As Microsoft continues to break into the smartphone market, the Windows creator recently announced the debut of their Windows Phone Dev. Center for Window Phone developers.
In a Windows blog post, Ash Wahi, Windows program manager for Dev Center, described the site as an “evolution” from their retired App Hub developer portal. Wahi says the Dev Center is, “designed to provide everything you need to build, publish, and manage apps for Windows Phones around the world.”
It seems as if a change was much needed for Windows Phone development since their smartphone continues to lag behind Google’s Android and Apple’s iOS. In April, Nokia released its first quarter earnings for 2012 and reported that more than 2 million Lumia devices (Windows Phone) were sold.
However, Nokia noted in the release that “multiple factors negatively affected Nokia’s Devices and Services business to a greater extent than previously expected.” According to Nokia, factors included:
– “Competitive industry dynamics, which negatively affected net sales in the Mobile Phones and Smart Devices business unit.”
– “Gross margin declines, particularly in the Smart Devices business unit.”
Meanwhile, Information Week reported Google’s and Apple’s second quarter of 2012 stating:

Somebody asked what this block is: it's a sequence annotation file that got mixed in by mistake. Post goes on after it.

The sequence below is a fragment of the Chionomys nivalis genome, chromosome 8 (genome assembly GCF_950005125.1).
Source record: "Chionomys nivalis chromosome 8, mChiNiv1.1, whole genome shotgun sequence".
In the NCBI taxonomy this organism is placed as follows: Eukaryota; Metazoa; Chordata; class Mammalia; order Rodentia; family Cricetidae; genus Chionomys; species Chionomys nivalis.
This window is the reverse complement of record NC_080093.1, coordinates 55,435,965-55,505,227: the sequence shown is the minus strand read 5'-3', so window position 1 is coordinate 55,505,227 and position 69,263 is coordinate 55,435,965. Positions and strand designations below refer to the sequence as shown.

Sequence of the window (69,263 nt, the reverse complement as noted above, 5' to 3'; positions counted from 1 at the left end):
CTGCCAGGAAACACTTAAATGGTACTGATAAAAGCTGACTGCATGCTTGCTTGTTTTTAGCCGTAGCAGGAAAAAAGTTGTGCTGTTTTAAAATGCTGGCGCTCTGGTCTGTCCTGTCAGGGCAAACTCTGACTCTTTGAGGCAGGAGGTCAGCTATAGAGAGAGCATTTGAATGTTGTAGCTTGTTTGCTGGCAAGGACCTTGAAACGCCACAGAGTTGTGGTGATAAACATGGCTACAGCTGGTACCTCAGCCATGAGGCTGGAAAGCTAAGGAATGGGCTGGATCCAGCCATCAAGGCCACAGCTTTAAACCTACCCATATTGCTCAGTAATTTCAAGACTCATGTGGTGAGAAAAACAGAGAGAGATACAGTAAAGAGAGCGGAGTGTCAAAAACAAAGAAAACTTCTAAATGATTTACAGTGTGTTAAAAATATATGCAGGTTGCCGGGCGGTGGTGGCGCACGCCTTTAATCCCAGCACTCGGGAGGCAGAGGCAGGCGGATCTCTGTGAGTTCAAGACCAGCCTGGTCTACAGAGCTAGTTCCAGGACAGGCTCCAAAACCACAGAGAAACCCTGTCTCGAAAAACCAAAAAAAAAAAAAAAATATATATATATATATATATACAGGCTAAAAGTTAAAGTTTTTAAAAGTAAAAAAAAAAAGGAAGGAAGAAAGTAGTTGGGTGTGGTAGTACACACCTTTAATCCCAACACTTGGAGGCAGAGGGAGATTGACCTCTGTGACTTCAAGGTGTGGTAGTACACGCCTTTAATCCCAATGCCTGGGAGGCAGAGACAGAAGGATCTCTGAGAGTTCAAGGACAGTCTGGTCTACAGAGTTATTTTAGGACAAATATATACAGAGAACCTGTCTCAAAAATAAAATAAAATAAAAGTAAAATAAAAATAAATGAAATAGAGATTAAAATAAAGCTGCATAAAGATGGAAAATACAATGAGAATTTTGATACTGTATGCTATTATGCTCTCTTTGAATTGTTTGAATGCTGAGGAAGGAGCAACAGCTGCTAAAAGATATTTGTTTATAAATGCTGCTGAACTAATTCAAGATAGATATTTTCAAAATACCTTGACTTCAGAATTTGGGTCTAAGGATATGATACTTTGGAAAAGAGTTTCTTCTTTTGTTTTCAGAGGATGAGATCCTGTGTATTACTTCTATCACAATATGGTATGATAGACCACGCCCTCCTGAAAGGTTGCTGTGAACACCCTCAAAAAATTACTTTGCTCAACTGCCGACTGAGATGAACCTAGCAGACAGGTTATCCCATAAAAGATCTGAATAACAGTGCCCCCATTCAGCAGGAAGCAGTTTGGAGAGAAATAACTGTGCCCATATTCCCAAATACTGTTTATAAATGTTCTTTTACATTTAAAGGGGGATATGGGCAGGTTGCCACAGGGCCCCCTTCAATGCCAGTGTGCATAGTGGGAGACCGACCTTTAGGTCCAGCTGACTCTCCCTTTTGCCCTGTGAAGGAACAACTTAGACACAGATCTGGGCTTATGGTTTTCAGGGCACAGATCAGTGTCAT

“Google’s smartphone platform shipped 68.1 percent of all smartphones sold during the second quarter of the year…Apple’s iOS is a distant second, with shipments of 26 million units in the most recent quarter.”
As it’s reported in the numbers, the Windows Phone is not even close in the amount of units shipped compared to those of Google’s and Apple’s.
Microsoft is hoping to appeal to more developers with their new Windows Phone Dev Center with Wahi saying, “It has new features to help make Windows Phone app development faster and more profitable.”
Developers can now register in four times as many countries, and get paid in three times as many regions, said Wahi. Due to high demand, PayPal is now available as well, so users can both get paid and pay for their developer account.
Per developers’ request, all features have been streamlined allowing for edits to be made easier and thus, saving users’ time.
Additionally, developers can now track app downloads and performance with the new analytics tool. Depending on purchase type – Free, Paid, Trial, and Beta – users can see the number of downloads and receive a monthly report of payouts with the new My Money tool.
Meanwhile, infrastructure changes, as stated by Wahi, will “help reduce the latency of the app downloads report.” Wahi continued, saying users will begin to notice the improvements in the weeks and months ahead.
Windows Phone Dev Center is available for use on Windows Phone 7.5, or earlier. Although Windows Phone 8 is due for launch in the fall, the current Windows Phone will not be available for upgrade.
Instead, The Guardian reports existing phones would get an “interim” version of Windows Phone – 7.8 – which would bring a number of core elements from Windows Phone 8 to older devices; according to Greg Sullivan, senior product manager for Windows Phone.